Cmd. Jean Luc Duterme: Officer in the BOB. From 1984 to about 1988, right hand man of Nijvel/Nivelles prosecuter of the king Jean Depretre in the Gang of Nijvel investigation. In this investigation, Depretre exercised a large amount of influence on examining magistrate Jean-Marie Schlicker. Depretre rejected all evidence that indicated political motives of the Gang of Nijvel and the involvement of the extreme-right. He requested to gendarme general Robert "Bob" Bernaert (Duterme's boss), a good friend of general Fernand Beaurir, that BOB officer Gerard Bihay and his colleagues, who had written a report that made a strong case for high level involvement in the Gang of Nijvel, were demoted to the traffic section of the BOB.
After kicking Bihay and his colleagues out the door, Duterme brought in a number of other BOB officers to investigate the ties of the Gang of Nijvel. One of these officers was Didier Mievis, who several years earlier had appeared in a report about Group G, a fascist-nazi group involved in an elaborate plan to overthrow the Belgian state. Mievis belonged to Group G and was known to have provided Francis Dossogne with classified internal documents of the gendarmerie. At the time that he was brought over to Duterme's investigating cell, Mievis was still in contact with Dossogne (paid "advisor" to Baron de Bonvoisin; took his orders from Army Intelligence major Jean Bougerol, head of PIO and personally picked by Vanden Boeynants and Baron de Bonvoisin; another "private detective"; director of CIDEP, publisher of the fascist NEM magazine; good friend Jean Bultot, who is closely tied to the Gang of Nijvel; gave permission to Paul Latinus in '78-'79 to reorganize the Brussels department of Front de la Jeunesse; according to Martial Lekeu, Dossogne, Latinus and DEA agent Frank Eaton were leaders of Group G, a Nazi-inspired NATO-sanctioned parallel organization within the Gendarmerie).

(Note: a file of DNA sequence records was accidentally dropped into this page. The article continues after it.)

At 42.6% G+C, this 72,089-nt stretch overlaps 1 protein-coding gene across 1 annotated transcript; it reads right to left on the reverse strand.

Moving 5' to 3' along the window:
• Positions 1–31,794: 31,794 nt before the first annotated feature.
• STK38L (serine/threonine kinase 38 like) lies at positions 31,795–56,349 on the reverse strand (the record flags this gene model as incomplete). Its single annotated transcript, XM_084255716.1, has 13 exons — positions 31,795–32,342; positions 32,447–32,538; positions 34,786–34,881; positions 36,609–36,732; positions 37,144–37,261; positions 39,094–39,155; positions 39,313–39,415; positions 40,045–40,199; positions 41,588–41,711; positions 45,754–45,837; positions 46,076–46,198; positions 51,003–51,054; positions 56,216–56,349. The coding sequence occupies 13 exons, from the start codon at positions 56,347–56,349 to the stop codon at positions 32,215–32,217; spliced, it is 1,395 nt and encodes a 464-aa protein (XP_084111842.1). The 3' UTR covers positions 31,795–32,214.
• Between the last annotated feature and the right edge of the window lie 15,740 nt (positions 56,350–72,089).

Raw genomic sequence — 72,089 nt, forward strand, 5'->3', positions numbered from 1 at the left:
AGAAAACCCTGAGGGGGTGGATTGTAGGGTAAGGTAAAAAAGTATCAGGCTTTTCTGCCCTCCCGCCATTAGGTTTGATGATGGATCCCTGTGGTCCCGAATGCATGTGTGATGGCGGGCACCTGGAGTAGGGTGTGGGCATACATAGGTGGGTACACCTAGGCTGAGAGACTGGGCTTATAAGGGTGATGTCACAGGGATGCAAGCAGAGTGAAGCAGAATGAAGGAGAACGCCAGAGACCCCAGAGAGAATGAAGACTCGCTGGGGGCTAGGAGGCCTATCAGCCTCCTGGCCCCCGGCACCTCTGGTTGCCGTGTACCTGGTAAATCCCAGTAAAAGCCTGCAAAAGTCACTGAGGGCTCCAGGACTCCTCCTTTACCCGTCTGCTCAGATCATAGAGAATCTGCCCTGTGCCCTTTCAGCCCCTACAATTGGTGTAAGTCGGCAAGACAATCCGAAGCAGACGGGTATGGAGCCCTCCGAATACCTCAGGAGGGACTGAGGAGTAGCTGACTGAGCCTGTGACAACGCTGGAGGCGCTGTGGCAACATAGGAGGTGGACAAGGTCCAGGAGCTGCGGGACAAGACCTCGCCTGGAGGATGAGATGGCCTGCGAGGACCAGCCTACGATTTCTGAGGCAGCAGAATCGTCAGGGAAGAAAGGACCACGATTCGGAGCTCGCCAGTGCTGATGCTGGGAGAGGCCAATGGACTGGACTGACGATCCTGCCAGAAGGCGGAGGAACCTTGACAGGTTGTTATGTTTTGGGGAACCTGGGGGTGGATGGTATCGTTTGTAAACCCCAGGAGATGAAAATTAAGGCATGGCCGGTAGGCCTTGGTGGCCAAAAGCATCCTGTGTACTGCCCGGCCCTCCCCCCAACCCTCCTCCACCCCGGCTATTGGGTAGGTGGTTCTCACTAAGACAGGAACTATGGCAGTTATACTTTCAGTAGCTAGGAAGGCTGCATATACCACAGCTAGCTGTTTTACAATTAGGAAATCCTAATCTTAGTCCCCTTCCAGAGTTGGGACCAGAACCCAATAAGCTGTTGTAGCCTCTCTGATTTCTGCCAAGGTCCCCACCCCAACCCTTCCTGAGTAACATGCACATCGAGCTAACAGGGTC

Duterme publicly accused examining magistrate Jean-Marie Schlicker of only being interested in the fascist links to the Gang of Nijvel because of his Jewish background. When Schlicker pushed through in 1985, not only did Depretre everything he could to stop him, Schlicker's wife and kids were also threatened. In late 1985, Depretre became determined to prove that the Borains, a reasonably insignificant gang of criminals, were behind the Gang of Nijvel terror campaign. The Borains were acquitted from all charges in 1988, after a ballistics report turned up that proved their innocence. This report had been hidden away by Depretre. Around the same time, the Court of Cassation removed Depretre from the Gang of Nijvel investigation, because he was considered not objective enough. However, Depretre, with the help of Duterme, had slowed down the investigation enough in the first few crucial years that in the period after that it turned out to be impossible to find the real perpetrators of the Gang of Nijvel terror campaign.
No. 2 of the BOB in Brussels at the time the Dutroux affair began, under Lt.-Col. Jean-Marie Brabant. Commandant in the Gendarmerie. Sent to Neufchateau on December 1, 1996 to coordinate the investigation of the network that Dutroux was involved with, as claimed by a number of victim-witnesses. Besides Lt.-Col. Brabant, Lt.-Col. Guido Torrez, head of the Neufchateau district of the gendarmerie, was responsible for Duterme's appointment to this position. Already in 1989-1990, it had been found out that Torrez had taken orders from Annie Bouty and Michel Nihoul to leave an important criminal alone. Torrez was a close friend of police commissioner Georges Marnette, who also came to Neufchateau to manipulate the whole investigation. Prosecutor of the king Michel Bourlet preferred to speak directly to the inspectors and not via their superior Commandant Duterme. Duterme, as a man who attached great importance to formality, could not appreciate this, nor the informal way the whole team of De Baets and other personnel worked with each other.